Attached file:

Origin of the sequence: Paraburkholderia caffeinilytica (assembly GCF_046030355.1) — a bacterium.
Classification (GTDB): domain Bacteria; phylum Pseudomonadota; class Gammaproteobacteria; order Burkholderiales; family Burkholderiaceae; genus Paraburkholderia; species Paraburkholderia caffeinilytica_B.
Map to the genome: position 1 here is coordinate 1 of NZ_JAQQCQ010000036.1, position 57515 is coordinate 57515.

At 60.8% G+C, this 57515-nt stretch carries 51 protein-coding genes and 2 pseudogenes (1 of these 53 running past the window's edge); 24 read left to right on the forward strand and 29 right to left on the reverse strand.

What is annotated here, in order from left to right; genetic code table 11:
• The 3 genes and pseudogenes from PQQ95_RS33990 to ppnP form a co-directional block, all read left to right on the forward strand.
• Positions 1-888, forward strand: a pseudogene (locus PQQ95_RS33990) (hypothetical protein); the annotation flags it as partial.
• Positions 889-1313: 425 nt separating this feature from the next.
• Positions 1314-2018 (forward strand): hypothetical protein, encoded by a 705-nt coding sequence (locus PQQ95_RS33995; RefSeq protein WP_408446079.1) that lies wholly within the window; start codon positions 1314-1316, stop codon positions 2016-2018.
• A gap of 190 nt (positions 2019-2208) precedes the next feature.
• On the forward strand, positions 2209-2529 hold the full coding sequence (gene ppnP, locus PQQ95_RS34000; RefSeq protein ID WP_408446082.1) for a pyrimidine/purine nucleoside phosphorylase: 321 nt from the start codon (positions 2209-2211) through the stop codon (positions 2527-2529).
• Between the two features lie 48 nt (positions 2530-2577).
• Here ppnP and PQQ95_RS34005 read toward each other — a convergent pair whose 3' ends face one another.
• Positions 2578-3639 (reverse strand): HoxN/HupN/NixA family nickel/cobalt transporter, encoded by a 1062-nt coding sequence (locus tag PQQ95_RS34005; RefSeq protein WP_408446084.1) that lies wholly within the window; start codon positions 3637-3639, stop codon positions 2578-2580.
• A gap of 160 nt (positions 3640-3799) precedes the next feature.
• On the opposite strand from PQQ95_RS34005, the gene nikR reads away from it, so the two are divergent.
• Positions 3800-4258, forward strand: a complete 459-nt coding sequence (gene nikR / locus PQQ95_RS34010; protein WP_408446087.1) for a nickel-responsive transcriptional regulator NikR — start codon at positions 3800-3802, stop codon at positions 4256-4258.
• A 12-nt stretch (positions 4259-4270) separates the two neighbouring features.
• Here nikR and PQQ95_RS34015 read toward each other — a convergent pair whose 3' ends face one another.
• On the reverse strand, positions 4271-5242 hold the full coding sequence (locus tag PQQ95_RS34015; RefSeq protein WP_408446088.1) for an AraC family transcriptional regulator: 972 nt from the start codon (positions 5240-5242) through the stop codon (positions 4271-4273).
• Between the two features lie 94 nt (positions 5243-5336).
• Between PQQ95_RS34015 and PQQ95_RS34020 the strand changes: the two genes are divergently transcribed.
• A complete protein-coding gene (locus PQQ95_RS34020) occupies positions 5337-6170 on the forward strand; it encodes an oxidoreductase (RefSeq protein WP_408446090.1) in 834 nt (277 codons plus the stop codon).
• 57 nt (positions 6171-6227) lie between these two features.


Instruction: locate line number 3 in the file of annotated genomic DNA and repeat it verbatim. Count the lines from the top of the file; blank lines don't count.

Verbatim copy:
Map to the genome: position 1 here is coordinate 1 of NZ_JAQQCQ010000036.1, position 57515 is coordinate 57515.